It's been a week since we cracked open the champagne to celebrate our 25th birthday, along with our memory banks to take a look at our history of predicting the future. Now that we're back in the present and once again looking forward, it seems like we're not the only outfit reconsidering the road ahead. Chinese automaker NIO thinks it can make battery swapping work this time. Elon Musk reveals yet another Model 3 that costs more than $35,000. Uber and Lyft are defending against claims they make traffic worse--again--and we have yet more confirmation that systems like Tesla's Autopilot are confusing people.
The world's largest plane, Stratolaunch, has a completed a key taxi test ahead of taking to the skies for the first time. The gigantic plane, which is the vision of late Microsoft co-founder Paul Allen, is believed to be close to its first flight after reaching a record-breaking 90mph during medium-speed taxi testing at the Mojave Air & Space Port. Allen died Monday in Seattle from complications of non-Hodgkin's lymphoma, aged 65. The massive plane has a wingspan longer than a football field and comes equipped with two cockpits, 28 wheels and six engines normally used to power 747 jumbo jets. Eventually it will be used to transport rockets carrying satellites and even a newly revealed manned space plane into the Earth's upper atmosphere, where they will blast off into space.
Elon Musk has announced that Tesla's new custom AI chip is about six months away from being installed in new production cars. The CEO said that the chip, which was confirmed as being in development last December, will offer "somewhere between [a] 500% & 2000%" increase in its vehicle's autonomous driving performance. Existing Tesla owners who have already paid for full self-driving will be offered this "hardware 3" update for Autopilot free of charge. The announcement comes as v9 of Tesla's onboard software has already reportedly brought big improvements to its neural network with a unified camera network that more seamlessly integrates all eight of the car's cameras. Musk has suggested that this software update delivered an approximate 400 percent increase in its capabilities.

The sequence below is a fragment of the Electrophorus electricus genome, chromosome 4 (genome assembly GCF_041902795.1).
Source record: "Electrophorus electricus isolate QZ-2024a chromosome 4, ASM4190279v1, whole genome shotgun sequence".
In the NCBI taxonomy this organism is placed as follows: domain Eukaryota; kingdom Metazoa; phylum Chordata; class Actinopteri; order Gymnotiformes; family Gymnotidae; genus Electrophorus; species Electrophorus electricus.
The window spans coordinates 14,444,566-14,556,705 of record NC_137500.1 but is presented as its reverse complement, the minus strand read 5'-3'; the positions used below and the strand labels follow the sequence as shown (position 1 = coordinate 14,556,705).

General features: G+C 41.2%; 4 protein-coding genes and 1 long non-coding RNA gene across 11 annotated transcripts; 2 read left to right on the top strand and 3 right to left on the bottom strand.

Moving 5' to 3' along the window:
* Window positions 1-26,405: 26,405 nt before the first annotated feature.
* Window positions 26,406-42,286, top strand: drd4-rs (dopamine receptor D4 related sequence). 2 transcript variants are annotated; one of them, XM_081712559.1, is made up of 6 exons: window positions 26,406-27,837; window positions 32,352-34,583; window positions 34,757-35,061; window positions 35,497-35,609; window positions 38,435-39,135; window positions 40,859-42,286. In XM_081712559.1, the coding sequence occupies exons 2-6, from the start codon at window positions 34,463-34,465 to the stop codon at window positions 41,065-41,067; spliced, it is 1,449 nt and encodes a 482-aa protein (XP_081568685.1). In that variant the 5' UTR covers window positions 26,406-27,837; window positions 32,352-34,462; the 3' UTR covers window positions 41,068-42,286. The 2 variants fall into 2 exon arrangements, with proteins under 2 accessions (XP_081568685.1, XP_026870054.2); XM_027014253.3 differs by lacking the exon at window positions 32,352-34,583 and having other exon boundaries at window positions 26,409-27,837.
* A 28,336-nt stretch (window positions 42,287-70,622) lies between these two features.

Apple users have been urged to update their iPhones and other devices, as the effects of a deeply dangerous computer vulnerability still spread across the world. Last week, security researchers found they had found a security flaw so dangerous that fixing it could cause computers to slow down or even need to be re-designed entirely. It exploited a vulnerability in a technology called "speculative execution" – something that can be found in almost every computer made in the last 20 years. As such, computer companies have been looking to fix any vulnerabilities that computers may have, which if exploited would allow attackers to read secret information from a device. Indeed, they had already started before the weakness was leaked, as experts had hoped to do so secretly until the problems had been patched up.
The rise of IoT has coincided with a huge amount of fear around the impact this technology will have on jobs. Arguably, the profession most in the spotlight has been drivers, as the march of autonomous vehicle technology creates an obvious challenge to the driving profession. It's a concern that need not worry those in the driving profession, at least according to a recent report commissioned by the American Center for Mobility, led by Michigan State University, and supported by the Texas A&M Transportation Institute. The report suggests that even when autonomous vehicles are a widespread presence on our roads, it will only result in a modest number of trucking jobs being impacted. The authors of this report believe that the technology will be deployed in the latter half of the 2020s, at which point some in the passenger business (taxi drivers etc.) could be affected, but they suggest that the shortage of truck drivers in the industry already, coupled with the belief that the new technology will support rather than replace drivers, lends them to believe the B2B sector won't be impacted as much.